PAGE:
Wednesday, June 15, 2011

Superman At Macys

     I have been interested in writing about identity for quite some time, but have not been really sure about how to approach the topic, and so I’ve been hesitant to explore it here.  But, it’s niggling, constantly nagging me, like a scab you just can’t keep from picking.  And since, if we really look closely, identity (or the mistake therein) seems to be perhaps the catalyst to the wonderful seeking and glorious suffering that we all continually share, I’ve decided to write about it in my usual fashion, which is to randomly type a bunch of meaninglessness and wait and see if anything that remotely resembles a point happens to emerge.
     When I first began this blog and decided on the name, I envisioned “The Edge of the Infinite” as a metaphor for that cliff we teeter on, the unstable and scary periphery between our intellectual understanding of Truth, and our being Truth.  That place where we peer over the edge, perhaps still, for whatever reason, not ready to let loose our own fragile footing, desperately afraid of the inevitable hang time that will occur when we finally just allow the fall.  But also I see it as the sharp edge of honesty- that the opposite of Truth is a Lie, and how can we not be carrying around our lies?  How can I not be a person?  Blame it on the damn Greeks.
     You see, I have lived an inauthentic life.
     I have misrepresented myself; personified a constant living distortion.  I am guilty of misconception, misinformation, gross libel.  I’m the jester of jive, an expert at exaggeration. 

     Who I have portrayed myself to be, is a fraud.
     And, now looking back as I take a casual stroll down amnesia lane, I see that my dishonesty has always been true, the one thread of my entire experience of life has been the constant companion of inauthenticity.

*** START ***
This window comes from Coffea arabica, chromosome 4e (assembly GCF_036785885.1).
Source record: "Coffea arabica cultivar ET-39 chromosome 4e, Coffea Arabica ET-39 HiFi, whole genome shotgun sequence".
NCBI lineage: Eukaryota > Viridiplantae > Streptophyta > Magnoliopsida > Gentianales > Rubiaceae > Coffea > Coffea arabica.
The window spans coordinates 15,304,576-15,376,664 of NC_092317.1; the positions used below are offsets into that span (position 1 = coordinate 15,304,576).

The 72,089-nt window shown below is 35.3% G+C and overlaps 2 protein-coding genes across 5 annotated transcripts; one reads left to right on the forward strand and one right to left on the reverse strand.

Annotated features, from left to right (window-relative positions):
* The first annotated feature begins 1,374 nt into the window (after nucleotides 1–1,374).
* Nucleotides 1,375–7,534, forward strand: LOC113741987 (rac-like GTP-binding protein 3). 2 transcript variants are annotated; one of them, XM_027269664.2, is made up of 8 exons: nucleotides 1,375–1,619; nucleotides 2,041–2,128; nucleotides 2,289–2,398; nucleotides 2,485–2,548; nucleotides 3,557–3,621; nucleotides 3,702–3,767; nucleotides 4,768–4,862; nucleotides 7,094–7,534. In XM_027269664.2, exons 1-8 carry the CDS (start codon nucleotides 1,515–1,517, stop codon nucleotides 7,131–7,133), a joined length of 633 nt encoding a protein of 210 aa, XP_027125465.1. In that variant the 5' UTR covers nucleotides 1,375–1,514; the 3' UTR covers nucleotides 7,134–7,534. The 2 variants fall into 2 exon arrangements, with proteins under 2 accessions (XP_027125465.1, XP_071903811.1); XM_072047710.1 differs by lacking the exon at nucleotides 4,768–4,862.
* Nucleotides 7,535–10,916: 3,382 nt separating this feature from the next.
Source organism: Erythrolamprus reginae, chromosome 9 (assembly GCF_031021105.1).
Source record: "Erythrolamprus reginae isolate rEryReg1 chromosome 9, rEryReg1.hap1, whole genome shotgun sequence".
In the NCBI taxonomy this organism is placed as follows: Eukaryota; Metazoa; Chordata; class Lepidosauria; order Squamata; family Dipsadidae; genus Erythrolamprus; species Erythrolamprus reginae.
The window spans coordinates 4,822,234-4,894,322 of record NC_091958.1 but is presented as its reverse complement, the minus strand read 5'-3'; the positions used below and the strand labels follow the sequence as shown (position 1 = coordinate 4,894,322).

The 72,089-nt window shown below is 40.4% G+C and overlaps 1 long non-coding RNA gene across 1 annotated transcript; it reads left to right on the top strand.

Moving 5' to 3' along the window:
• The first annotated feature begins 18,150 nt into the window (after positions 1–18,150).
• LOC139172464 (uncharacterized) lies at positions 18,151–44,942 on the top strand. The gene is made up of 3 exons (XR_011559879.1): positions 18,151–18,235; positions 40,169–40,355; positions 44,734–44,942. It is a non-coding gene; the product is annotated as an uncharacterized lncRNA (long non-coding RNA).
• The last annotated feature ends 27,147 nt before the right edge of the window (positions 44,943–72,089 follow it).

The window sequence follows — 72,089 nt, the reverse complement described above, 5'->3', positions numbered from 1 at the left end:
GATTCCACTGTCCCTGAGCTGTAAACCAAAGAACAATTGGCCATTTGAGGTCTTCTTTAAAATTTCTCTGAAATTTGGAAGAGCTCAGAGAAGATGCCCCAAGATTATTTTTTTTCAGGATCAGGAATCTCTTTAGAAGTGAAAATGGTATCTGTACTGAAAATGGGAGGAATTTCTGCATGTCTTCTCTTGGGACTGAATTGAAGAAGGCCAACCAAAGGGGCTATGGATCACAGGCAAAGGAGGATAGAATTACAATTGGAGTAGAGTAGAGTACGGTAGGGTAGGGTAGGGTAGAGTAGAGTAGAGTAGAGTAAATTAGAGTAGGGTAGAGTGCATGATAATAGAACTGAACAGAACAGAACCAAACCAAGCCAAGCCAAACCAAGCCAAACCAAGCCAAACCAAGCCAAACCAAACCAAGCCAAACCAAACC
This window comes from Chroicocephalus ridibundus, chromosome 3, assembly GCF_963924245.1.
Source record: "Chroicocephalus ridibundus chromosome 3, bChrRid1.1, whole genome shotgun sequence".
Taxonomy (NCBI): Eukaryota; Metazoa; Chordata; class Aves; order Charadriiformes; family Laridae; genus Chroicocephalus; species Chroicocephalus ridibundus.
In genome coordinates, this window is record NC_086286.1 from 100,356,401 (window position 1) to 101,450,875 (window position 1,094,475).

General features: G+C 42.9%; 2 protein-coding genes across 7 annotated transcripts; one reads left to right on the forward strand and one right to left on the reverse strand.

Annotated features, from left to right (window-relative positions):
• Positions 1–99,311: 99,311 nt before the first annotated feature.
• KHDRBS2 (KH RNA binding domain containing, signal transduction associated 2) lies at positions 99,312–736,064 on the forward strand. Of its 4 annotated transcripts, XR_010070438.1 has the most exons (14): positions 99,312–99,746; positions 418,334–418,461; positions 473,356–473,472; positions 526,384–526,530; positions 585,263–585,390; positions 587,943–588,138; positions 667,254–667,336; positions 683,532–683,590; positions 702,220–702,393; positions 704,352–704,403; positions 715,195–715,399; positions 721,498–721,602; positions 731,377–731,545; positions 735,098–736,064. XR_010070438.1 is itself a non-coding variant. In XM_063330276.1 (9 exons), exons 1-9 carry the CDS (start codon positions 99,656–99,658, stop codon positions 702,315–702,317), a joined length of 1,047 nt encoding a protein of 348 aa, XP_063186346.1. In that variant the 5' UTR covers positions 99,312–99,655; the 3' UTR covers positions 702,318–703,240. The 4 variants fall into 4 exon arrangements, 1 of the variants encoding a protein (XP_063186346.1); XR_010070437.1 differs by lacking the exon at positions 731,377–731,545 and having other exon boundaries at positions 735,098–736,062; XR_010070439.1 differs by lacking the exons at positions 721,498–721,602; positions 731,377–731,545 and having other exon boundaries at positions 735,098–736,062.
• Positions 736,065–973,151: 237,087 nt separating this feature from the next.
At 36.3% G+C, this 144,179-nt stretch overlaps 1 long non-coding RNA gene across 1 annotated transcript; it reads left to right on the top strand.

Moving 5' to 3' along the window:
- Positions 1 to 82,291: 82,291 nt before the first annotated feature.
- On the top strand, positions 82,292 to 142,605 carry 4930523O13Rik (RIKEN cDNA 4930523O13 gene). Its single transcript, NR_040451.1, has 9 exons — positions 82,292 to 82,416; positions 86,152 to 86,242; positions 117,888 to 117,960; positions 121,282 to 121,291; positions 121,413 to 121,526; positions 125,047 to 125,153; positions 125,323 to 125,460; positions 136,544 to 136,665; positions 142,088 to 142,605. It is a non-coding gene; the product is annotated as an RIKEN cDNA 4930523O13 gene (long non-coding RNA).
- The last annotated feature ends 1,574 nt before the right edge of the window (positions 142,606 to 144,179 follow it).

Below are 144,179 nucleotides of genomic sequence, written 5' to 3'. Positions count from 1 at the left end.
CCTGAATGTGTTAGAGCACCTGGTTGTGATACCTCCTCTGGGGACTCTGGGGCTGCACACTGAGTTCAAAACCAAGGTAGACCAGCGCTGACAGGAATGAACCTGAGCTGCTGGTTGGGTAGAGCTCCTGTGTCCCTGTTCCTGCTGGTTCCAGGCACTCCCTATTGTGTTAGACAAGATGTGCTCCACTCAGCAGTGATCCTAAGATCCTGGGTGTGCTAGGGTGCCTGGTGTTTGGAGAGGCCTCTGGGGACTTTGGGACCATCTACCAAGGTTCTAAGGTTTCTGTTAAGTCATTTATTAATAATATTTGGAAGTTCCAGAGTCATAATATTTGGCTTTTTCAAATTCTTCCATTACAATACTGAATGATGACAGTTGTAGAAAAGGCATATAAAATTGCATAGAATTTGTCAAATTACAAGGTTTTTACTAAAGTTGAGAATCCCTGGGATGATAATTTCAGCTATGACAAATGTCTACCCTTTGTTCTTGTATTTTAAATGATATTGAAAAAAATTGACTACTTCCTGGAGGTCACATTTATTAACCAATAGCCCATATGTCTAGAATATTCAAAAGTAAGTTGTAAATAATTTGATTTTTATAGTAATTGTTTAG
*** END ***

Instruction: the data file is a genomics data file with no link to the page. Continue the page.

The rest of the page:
Remember a thousand years ago, back in high school?  There were really just two types of people in high school, right? There were beautiful people, and invisible people.  Myself, I wasn’t necessarily interested in the people who wore the labels, but rather how to transcend the labels themselves.  How to be beautifully invisible?  So I wore my hair long, dressed in ratty grunge clothing, shared perpetual red eyes with the Stoners, but made straight A’s, and had metaphysical conversations with the Nerds.  I made it a point to sit with the “prep” boys in assembly, yet I spent every lunch hour in the library with my face buried in Plato, alone.  Seemingly socially awkward, I was not at all against participating in class discussions, arguing vehemently with the history teachers about Custer’s engagement strategy during the Battle of Little Big Horn.  I smiled, not intimidated, at the cheerleaders.  

     But I was only bluffing.
     And then on to the world of adulthood- a perpetual shopping trip in a world of too small clothes.  Trying them on, and convinced they fit, wearing them with pride despite the constant discomfort. 
     There is giant rolled up white glove of humbug which smacks me in the face, on a continual loop. 
     I’m a starving artist, a wanna-be writer, transgressional poet, dutiful employee, a corporate whore. 
     I’m a spiritual person, an intellectual person, an honest person, a not-so-honest person.
     I am a historical revisionist, conscientious conservationist, a nature lover of inner landscape. 
     I’m a teacher, a student, a greasy pitchman of viewpoints, none of them True.
      I am an okay husband, a pretty good father, and a bad son.
     Oh, don’t forget.  I’m a seeker of Truth.
     Look at me, still roaming the halls with my backpack of masks.

     Then what am I?

    To know yourself, be yourself.

    To be yourself, stop imagining yourself to be this or that.*

     Such good news!
     It is not the wearing of the mask, the assuming of the identity, that creates my suffering, it is my forgetting that it is simply a mask.  When I forget, then I must continually convince YOU of the validity of the assumed ME. 

     I must perpetually defend the viewpoints and actions of this assumed me, less it will be seen through.  It will be discovered for what it truly is. 
     What do you imagine yourself to be?  
     Anything that can be imagined cannot be True.

What if Superman somehow forgot that he was Superman, and really believed that he WAS Clark Kent?

* Nisargadatta Maharaj